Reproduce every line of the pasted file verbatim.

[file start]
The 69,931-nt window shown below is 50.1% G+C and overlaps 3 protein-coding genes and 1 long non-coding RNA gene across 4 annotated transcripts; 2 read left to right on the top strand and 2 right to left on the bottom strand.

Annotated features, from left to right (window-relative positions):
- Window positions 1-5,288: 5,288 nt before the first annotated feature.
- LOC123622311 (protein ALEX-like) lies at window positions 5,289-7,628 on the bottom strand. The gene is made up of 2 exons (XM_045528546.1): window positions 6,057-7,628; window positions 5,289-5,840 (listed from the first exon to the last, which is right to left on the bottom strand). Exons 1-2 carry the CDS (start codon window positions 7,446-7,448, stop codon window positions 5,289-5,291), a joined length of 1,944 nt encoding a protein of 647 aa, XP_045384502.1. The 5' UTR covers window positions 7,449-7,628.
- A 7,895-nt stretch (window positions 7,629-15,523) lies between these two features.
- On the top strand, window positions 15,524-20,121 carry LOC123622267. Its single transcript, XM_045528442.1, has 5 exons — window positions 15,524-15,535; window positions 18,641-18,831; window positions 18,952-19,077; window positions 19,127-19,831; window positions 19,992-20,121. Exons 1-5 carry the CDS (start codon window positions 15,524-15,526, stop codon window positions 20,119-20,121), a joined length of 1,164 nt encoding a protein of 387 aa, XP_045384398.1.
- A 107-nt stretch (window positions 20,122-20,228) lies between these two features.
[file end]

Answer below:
The 69,931-nt window shown below is 50.1% G+C and overlaps 3 protein-coding genes and 1 long non-coding RNA gene across 4 annotated transcripts; 2 read left to right on the top strand and 2 right to left on the bottom strand.

Annotated features, from left to right (window-relative positions):
- Window positions 1-5,288: 5,288 nt before the first annotated feature.
- LOC123622311 (protein ALEX-like) lies at window positions 5,289-7,628 on the bottom strand. The gene is made up of 2 exons (XM_045528546.1): window positions 6,057-7,628; window positions 5,289-5,840 (listed from the first exon to the last, which is right to left on the bottom strand). Exons 1-2 carry the CDS (start codon window positions 7,446-7,448, stop codon window positions 5,289-5,291), a joined length of 1,944 nt encoding a protein of 647 aa, XP_045384502.1. The 5' UTR covers window positions 7,449-7,628.
- A 7,895-nt stretch (window positions 7,629-15,523) lies between these two features.
- On the top strand, window positions 15,524-20,121 carry LOC123622267. Its single transcript, XM_045528442.1, has 5 exons — window positions 15,524-15,535; window positions 18,641-18,831; window positions 18,952-19,077; window positions 19,127-19,831; window positions 19,992-20,121. Exons 1-5 carry the CDS (start codon window positions 15,524-15,526, stop codon window positions 20,119-20,121), a joined length of 1,164 nt encoding a protein of 387 aa, XP_045384398.1.
- A 107-nt stretch (window positions 20,122-20,228) lies between these two features.